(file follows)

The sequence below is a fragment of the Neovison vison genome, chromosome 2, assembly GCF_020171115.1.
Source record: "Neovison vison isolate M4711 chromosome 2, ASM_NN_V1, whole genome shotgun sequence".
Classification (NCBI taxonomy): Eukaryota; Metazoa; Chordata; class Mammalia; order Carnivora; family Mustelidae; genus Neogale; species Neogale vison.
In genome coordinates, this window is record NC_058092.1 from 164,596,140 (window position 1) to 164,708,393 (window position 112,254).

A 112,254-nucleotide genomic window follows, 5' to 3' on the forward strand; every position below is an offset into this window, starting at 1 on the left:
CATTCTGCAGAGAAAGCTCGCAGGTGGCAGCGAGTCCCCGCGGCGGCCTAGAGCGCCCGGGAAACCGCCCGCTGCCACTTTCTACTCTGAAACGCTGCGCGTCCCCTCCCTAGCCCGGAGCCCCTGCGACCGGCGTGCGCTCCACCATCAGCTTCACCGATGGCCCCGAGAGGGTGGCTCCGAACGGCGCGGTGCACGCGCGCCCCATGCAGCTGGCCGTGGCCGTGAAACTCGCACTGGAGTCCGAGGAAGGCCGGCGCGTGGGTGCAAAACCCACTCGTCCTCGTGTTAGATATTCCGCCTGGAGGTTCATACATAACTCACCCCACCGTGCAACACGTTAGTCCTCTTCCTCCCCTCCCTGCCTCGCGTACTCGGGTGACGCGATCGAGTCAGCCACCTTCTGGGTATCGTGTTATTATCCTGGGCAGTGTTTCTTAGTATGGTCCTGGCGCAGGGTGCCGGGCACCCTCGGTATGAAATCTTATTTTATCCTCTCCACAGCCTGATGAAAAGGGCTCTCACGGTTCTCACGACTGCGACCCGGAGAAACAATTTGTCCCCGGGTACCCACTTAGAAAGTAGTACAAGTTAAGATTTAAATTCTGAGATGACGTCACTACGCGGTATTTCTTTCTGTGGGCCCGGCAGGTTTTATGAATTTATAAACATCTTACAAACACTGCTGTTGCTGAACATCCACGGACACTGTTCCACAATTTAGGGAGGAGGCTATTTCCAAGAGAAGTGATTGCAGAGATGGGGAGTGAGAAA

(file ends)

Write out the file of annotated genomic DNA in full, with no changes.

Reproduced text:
The sequence below is a fragment of the Neovison vison genome, chromosome 2, assembly GCF_020171115.1.
Source record: "Neovison vison isolate M4711 chromosome 2, ASM_NN_V1, whole genome shotgun sequence".
Classification (NCBI taxonomy): Eukaryota; Metazoa; Chordata; class Mammalia; order Carnivora; family Mustelidae; genus Neogale; species Neogale vison.
In genome coordinates, this window is record NC_058092.1 from 164,596,140 (window position 1) to 164,708,393 (window position 112,254).

A 112,254-nucleotide genomic window follows, 5' to 3' on the forward strand; every position below is an offset into this window, starting at 1 on the left:
CATTCTGCAGAGAAAGCTCGCAGGTGGCAGCGAGTCCCCGCGGCGGCCTAGAGCGCCCGGGAAACCGCCCGCTGCCACTTTCTACTCTGAAACGCTGCGCGTCCCCTCCCTAGCCCGGAGCCCCTGCGACCGGCGTGCGCTCCACCATCAGCTTCACCGATGGCCCCGAGAGGGTGGCTCCGAACGGCGCGGTGCACGCGCGCCCCATGCAGCTGGCCGTGGCCGTGAAACTCGCACTGGAGTCCGAGGAAGGCCGGCGCGTGGGTGCAAAACCCACTCGTCCTCGTGTTAGATATTCCGCCTGGAGGTTCATACATAACTCACCCCACCGTGCAACACGTTAGTCCTCTTCCTCCCCTCCCTGCCTCGCGTACTCGGGTGACGCGATCGAGTCAGCCACCTTCTGGGTATCGTGTTATTATCCTGGGCAGTGTTTCTTAGTATGGTCCTGGCGCAGGGTGCCGGGCACCCTCGGTATGAAATCTTATTTTATCCTCTCCACAGCCTGATGAAAAGGGCTCTCACGGTTCTCACGACTGCGACCCGGAGAAACAATTTGTCCCCGGGTACCCACTTAGAAAGTAGTACAAGTTAAGATTTAAATTCTGAGATGACGTCACTACGCGGTATTTCTTTCTGTGGGCCCGGCAGGTTTTATGAATTTATAAACATCTTACAAACACTGCTGTTGCTGAACATCCACGGACACTGTTCCACAATTTAGGGAGGAGGCTATTTCCAAGAGAAGTGATTGCAGAGATGGGGAGTGAGAAA